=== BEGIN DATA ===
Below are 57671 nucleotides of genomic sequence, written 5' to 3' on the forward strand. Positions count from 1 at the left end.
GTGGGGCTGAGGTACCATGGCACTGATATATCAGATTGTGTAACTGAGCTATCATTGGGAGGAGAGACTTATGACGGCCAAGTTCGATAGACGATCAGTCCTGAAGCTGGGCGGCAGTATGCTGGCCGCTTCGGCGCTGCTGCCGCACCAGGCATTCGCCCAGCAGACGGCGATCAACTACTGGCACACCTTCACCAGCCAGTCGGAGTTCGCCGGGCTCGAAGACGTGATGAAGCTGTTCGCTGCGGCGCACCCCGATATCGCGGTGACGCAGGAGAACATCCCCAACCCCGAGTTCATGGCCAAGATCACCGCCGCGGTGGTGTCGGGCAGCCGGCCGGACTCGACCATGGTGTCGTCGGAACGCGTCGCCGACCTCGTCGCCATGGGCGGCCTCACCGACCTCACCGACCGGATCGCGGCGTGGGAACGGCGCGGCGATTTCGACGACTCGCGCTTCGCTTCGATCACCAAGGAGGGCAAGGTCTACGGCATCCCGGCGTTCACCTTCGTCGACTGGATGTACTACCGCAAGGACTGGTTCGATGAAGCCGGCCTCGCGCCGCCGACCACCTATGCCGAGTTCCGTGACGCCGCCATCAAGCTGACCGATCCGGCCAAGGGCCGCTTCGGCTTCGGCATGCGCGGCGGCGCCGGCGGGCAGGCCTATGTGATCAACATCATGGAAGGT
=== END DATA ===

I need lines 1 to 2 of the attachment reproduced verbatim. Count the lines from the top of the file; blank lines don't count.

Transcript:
Below are 57671 nucleotides of genomic sequence, written 5' to 3' on the forward strand. Positions count from 1 at the left end.
GTGGGGCTGAGGTACCATGGCACTGATATATCAGATTGTGTAACTGAGCTATCATTGGGAGGAGAGACTTATGACGGCCAAGTTCGATAGACGATCAGTCCTGAAGCTGGGCGGCAGTATGCTGGCCGCTTCGGCGCTGCTGCCGCACCAGGCATTCGCCCAGCAGACGGCGATCAACTACTGGCACACCTTCACCAGCCAGTCGGAGTTCGCCGGGCTCGAAGACGTGATGAAGCTGTTCGCTGCGGCGCACCCCGATATCGCGGTGACGCAGGAGAACATCCCCAACCCCGAGTTCATGGCCAAGATCACCGCCGCGGTGGTGTCGGGCAGCCGGCCGGACTCGACCATGGTGTCGTCGGAACGCGTCGCCGACCTCGTCGCCATGGGCGGCCTCACCGACCTCACCGACCGGATCGCGGCGTGGGAACGGCGCGGCGATTTCGACGACTCGCGCTTCGCTTCGATCACCAAGGAGGGCAAGGTCTACGGCATCCCGGCGTTCACCTTCGTCGACTGGATGTACTACCGCAAGGACTGGTTCGATGAAGCCGGCCTCGCGCCGCCGACCACCTATGCCGAGTTCCGTGACGCCGCCATCAAGCTGACCGATCCGGCCAAGGGCCGCTTCGGCTTCGGCATGCGCGGCGGCGCCGGCGGGCAGGCCTATGTGATCAACATCATGGAAGGT